Immunohistochemically, CXCR3 expression is confirmed by cytoplasmic and/or membranous staining according to the supplier's datasheet and was evaluated in both the epidermis and dermis. In case of positively expressed cells, the percentage of the positive cell was assessed at a ×200 magnification field [13]. The intensity of the stain was graded as mild, moderate, or strong. Histo-score (H score) was calculated (H score = 1×% of mildly stained cells +2×% moderately stained cells +3×% of strongly stained cells) [14]. CXCR3 stain distribution patterns were categorized according to the layers of the epidermis.

Ethical consideration

The study was approved by the Ethics Committee of Menoufia Faculty of Medicine and informed consent was obtained from all participants before the start of the study.

Statistical analysis of data

Data were collected, tabulated, and statistically analyzed using a personal computer with the Statistical Package for Social Sciences (SPSS), version 20 (IBM Corp., Armonk, New York, USA).

Descriptive statistics were expressed as percentage (%), mean, and SD. Analytic statistics included χ2 to compare between qualitative data; Fisher's exact test was used in the analysis of 2 × 2 contingency tables when at least 25% of cells have an expected number of less than 5; t test was used in comparison between two normally distributed groups; Mann–Whitney (U test) was used in comparison between two non-normally distributed groups. The Wilcoxon signed-rank test was used when comparing two related samples, matched samples, or repeated measurements on a single sample to assess whether their population means ranks differ. McNemar's test of significance was used on paired (e.g. pre and post) qualitative data. Marginal homogeneity test of significance was used on paired (e.g. pre and post) qualitative data when a category of the sample is more than two. Kruskal–Wallis test (K) was used for comparison between more than two not normally distributed groups. Spearman's correlation (r) was used to measure the association between two not normally distributed quantitative variables or one quantitative and one qualitative ordinal variable. A P value of less than 0.05 was considered statistically significant.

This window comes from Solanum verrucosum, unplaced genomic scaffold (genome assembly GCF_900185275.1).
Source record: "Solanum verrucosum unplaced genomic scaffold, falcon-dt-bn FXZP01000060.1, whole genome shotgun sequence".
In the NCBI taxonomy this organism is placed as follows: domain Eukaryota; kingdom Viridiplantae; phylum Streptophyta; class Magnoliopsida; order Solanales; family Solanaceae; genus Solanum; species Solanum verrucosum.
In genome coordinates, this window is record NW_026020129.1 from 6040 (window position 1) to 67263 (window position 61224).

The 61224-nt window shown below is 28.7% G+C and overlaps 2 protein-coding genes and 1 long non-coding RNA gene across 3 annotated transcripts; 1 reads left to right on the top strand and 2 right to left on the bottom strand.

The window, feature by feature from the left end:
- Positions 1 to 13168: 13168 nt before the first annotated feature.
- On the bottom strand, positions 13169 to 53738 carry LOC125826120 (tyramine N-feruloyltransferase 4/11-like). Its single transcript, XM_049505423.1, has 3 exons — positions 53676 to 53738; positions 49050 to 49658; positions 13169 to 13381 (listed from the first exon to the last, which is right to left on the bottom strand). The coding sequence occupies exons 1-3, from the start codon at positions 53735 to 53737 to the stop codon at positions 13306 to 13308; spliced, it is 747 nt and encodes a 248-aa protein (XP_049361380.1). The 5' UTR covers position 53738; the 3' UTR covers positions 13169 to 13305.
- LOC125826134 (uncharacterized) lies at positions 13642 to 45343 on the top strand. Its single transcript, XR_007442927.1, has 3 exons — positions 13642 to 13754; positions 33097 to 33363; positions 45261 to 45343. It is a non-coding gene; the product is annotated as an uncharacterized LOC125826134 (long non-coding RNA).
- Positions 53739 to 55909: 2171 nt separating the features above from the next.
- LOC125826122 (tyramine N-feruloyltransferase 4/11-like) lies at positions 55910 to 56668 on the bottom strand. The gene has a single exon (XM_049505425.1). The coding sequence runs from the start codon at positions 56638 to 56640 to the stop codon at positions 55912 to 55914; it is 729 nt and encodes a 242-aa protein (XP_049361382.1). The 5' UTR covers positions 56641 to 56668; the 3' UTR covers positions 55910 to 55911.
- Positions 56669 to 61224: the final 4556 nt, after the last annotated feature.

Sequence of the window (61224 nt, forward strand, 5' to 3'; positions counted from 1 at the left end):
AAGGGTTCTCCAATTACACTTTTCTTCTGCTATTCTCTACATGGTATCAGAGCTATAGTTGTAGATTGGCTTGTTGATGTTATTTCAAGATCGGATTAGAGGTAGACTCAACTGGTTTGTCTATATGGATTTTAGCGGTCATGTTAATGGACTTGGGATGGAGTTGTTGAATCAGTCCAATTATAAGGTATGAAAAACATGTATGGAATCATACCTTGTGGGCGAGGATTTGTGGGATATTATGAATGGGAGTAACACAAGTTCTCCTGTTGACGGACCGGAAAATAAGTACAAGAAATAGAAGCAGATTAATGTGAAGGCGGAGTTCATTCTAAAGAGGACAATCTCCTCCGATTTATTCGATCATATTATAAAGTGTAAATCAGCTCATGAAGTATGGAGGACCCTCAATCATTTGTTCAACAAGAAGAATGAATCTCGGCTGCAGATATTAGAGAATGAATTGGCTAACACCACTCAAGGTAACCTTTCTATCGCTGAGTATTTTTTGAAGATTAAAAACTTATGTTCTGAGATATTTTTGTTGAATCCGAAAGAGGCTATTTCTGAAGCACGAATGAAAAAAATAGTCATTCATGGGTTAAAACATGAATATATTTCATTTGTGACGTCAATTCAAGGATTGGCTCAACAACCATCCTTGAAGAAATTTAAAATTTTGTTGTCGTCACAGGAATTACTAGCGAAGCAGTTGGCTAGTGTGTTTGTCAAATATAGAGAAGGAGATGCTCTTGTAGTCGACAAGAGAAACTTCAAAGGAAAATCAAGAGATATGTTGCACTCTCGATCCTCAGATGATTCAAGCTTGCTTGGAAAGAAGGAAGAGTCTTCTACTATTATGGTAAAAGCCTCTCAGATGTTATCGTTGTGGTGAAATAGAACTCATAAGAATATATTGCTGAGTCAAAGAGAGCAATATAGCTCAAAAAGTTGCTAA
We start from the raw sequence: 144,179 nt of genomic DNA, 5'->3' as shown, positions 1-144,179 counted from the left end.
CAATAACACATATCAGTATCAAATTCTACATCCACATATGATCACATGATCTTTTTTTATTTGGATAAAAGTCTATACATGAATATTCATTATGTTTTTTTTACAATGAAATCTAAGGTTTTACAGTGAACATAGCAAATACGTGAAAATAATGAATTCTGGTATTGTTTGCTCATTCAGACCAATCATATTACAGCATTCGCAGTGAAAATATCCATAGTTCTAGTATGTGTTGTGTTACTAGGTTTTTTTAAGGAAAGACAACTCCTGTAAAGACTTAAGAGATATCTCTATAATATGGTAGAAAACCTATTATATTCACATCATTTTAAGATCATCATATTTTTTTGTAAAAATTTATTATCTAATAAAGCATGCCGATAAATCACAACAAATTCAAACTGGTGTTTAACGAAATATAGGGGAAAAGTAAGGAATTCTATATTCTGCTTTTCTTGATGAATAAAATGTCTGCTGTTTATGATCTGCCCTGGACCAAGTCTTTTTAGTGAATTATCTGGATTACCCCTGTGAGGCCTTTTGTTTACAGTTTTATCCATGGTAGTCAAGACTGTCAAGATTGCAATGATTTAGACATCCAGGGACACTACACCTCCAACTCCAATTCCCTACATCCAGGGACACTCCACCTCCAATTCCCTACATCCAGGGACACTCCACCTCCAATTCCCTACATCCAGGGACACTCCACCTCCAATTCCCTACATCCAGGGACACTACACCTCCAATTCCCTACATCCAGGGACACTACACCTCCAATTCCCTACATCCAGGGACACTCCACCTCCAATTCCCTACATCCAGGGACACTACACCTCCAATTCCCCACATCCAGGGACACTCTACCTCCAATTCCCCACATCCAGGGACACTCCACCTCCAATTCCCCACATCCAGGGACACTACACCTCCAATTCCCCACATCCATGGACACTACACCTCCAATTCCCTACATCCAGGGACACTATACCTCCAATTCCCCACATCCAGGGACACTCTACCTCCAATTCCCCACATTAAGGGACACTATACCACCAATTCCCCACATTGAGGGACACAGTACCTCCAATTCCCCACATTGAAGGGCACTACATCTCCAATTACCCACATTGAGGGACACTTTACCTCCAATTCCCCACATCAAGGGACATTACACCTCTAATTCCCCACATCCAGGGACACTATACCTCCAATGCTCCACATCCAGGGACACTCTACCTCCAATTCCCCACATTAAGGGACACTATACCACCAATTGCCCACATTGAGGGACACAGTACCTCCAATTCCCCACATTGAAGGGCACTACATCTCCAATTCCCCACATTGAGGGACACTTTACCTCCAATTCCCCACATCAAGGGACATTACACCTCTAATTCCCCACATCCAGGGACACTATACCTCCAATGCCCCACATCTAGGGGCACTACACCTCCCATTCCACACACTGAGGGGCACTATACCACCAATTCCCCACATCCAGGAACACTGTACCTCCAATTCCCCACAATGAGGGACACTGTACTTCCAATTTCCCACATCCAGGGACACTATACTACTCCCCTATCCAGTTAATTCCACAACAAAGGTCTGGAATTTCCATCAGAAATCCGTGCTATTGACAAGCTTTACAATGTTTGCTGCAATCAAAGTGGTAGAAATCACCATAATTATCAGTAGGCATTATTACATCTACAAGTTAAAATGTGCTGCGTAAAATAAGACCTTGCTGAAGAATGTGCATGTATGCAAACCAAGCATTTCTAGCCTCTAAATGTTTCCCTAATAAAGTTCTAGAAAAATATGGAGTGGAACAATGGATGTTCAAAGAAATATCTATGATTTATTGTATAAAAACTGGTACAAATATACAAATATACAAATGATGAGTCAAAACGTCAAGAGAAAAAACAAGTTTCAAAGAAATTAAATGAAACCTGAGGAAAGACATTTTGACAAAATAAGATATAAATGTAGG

Results Top


Personal and clinical data of the studied groups: This study included 35 patients with vitiligo, 17 (48.6%) men and 18 (51.4%) women; their age ranged from 15 to 50 years with a mean ± SD of 35.4 ± 11.3 years and a median value of 35 years. Regarding Fitzpatrick skin phototype: 10 (28.6%) cases were of type II, 15 (42.9%) cases were of type III, and 10 (28.6%) cases were of type IV. Additionally, 16 (45.7%) cases had outdoor occupations and 19 (54.3%) cases had indoor ones.

The control group included 20 apparently healthy volunteers, seven (35%) men and 13 (65%) women, their age ranged from 15 to 54 years with a mean ± SD of 33.2 ± 12.4 years and a median value of 33 years. Regarding Fitzpatrick skin phototype: five (25%) patients were of type II, eight (40%) patients were of type III, and the other seven (35%) patients were of type IV. Additionally, 11 (55%) patients had outdoor occupations and nine (45%) patients had indoor occupations.

There were insignificant differences between vitiligo patients and controls regarding their age, sex, skin phototypes, and occupation (P > 0.05 for all) [Table 1].
Table 1: Comparison between the studied groups regarding personal data

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CXCR3 immunohistochemical profile in the control group: however, the normal skin of controls showed that CXCR3 expression was positive in 17 (85%) normal control sections. Regarding CXCR3 intensity, 13 (76.5%) sections were mild and four (23.5%) were moderate. The percent of epidermal CXCR3 immunoreactivity ranged from 0 to 40 with a mean ± SD of 22.7 ± 16.1 and a median value of 20. H score ranged from 5 to 30 with a mean ± SD of 32.9 ± 25.6 and median value of 30 [Figure 1].